In a Tuesday ruling, the European Court of Human Rights (ECHR) reprimanded Romania for not guaranteeing the rights of transgender people. The Strasbourg-based court found that Romania has violated Article 8 of the European Convention on Human Rights which upholds the “right to respect for private and family life.” The ECHR stated that there is no administrative procedure in Romania that allows transgender people to change their personal information, more specifically, their first names, the entry regarding their gender, or the first digit of their personal number (which also indicates gender).
The lawsuit against Romania was initiated by two transgender people. The applicants, named X and Y by the ECHR, are Romanian nationals who were born in 1976 and 1982 respectively and were both registered as female at birth.
X requested Romanian courts to authorize a gender reassignment from female to male, an administrative change of forename and their personal digital identity code, and also to order the first district council of Bucharest to make the changes in the civil status register and issue a birth certificate indicating the applicant’s new forename and male gender. According to the ECHR’s statement, X presented three medical certificates in support of the request, confirming their gender identity disorder. The Bucharest District Court dismissed the action in 2014, and then in 2015, the Bucharest Court of Appeal endorsed the ruling of the court of first instance. In the meantime, X moved to Britain in 2014 and obtained a male forename.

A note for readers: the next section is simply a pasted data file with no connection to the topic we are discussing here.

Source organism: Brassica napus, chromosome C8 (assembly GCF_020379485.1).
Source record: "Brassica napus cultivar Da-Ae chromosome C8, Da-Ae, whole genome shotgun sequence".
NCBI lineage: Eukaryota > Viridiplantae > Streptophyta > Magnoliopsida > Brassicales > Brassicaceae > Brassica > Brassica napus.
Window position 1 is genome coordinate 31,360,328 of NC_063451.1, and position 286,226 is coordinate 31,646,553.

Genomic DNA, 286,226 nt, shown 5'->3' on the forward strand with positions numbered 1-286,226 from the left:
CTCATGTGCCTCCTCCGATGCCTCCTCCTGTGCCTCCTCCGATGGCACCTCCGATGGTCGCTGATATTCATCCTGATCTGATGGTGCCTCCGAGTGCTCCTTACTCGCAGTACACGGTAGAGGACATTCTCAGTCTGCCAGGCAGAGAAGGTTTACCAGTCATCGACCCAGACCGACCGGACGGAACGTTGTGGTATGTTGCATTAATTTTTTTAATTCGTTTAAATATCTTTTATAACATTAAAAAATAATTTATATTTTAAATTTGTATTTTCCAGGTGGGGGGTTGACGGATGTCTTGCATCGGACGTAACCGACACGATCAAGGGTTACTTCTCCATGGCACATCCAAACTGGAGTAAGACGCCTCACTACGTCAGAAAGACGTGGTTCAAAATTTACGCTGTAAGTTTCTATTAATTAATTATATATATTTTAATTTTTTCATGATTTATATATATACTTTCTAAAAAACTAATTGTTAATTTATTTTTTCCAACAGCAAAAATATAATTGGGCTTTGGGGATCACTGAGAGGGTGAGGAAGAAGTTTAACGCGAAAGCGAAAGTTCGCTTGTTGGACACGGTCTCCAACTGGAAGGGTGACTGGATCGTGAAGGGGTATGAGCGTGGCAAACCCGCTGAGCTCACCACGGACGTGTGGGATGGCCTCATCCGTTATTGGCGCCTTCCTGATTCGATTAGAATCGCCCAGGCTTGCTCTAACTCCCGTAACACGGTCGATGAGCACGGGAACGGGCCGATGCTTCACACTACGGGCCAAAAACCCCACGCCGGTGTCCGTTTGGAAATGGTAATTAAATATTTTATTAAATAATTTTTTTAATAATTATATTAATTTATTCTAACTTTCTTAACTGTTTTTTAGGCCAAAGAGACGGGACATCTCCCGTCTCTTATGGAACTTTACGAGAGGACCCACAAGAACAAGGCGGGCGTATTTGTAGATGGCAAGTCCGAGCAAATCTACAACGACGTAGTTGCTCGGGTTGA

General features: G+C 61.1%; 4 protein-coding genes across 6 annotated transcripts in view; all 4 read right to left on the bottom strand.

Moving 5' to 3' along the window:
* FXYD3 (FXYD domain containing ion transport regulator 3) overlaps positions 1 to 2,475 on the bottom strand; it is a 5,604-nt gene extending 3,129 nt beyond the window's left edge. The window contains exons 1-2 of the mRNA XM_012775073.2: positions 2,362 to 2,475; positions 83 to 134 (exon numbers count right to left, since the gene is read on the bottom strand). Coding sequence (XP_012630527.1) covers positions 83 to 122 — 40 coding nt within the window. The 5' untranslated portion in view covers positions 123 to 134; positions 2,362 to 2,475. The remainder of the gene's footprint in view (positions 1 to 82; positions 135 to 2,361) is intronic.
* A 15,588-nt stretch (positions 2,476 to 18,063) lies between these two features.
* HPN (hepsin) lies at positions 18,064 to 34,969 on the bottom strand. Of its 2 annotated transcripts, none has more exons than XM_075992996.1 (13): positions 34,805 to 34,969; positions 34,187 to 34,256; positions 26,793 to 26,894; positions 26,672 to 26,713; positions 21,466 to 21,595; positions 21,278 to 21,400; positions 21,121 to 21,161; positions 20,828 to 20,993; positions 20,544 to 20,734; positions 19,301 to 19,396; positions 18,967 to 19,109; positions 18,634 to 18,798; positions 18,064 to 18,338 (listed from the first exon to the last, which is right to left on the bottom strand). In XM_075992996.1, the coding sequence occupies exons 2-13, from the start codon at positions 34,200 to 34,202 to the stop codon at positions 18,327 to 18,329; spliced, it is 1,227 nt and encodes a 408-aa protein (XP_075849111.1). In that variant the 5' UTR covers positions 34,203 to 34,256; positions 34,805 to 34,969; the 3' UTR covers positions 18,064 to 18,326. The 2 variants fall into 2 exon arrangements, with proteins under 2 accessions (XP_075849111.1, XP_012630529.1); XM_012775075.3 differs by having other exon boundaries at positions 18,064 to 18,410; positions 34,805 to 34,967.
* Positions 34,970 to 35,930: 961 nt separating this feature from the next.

Y was issued a new Romanian identity card in 2018 indicating a male forename and managed to register their gender as male, but only after undergoing surgery. As ECHR detailed, Y brought an action in the District Court of Bucharest in 2011 against the local council of the third district of Bucharest. Y had asked for a legal authorization to undergo female-to-male gender reassignment surgery, plus a change of forename on the relevant administrative documents. In 2013, the court stated that once the gender reassignment surgery had been performed, the applicant would be entitled to apply to the authorities for a change of forename. In 2014, Y brought a similar action in the Bucharest District Court but, this time, without requesting authorization for gender reassignment surgery. The District Court dismissed the action on the grounds that no gender reassignment surgery had been performed.
Y then appealed to the Bucharest County Court, which dismissed the appeal. In 2017, Y had two surgeries necessary for gender reassignment. Following the interventions, in 2017, the District Court of Bucharest finally admitted the request and authorized the change of forename and gender in their identity papers.
The ECHR noted in its statement that Romanian national courts presented the applicants with a dilemma: “Either they had to undergo surgery, or they had to forego recognition of their gender identity.” The court also said that Romania’s stance placed these two people in a situation of “vulnerability, humiliation, and anxiety.” Moreover, ECHR ruled that Romania must pay the two a total of EUR 15,000 in moral damages, EUR 9,755 in costs and EUR 1,153 in pecuniary damages.
The Bucharest-based civil society defending and promoting the rights of LGBTQ people also published a statement pointing out that gender conversion in a legal sense is highly problematic in Romania. According to ACCEPT, between 2006 and 2017, just 48 transgender individuals requested changes in their personal identification documents. Until now, they have hired lawyers and sued the competent municipality.
During court proceedings, they had to present medical documents, bring witnesses, and in some cases, even undergo forensic medical examinations. Moreover, in 32 of the cases, the courts ordered the applicants to undergo gender reassignment surgery, although these interventions are not currently performed safely in Romania. There is a need for an administrative procedure to make it possible to change gender data in personal documents based on the applicants’ declarations, underlined the ACCEPT association.
Title image: The ECHR ruled the rights of transgender people are not ensured in Romania. The image is an illustration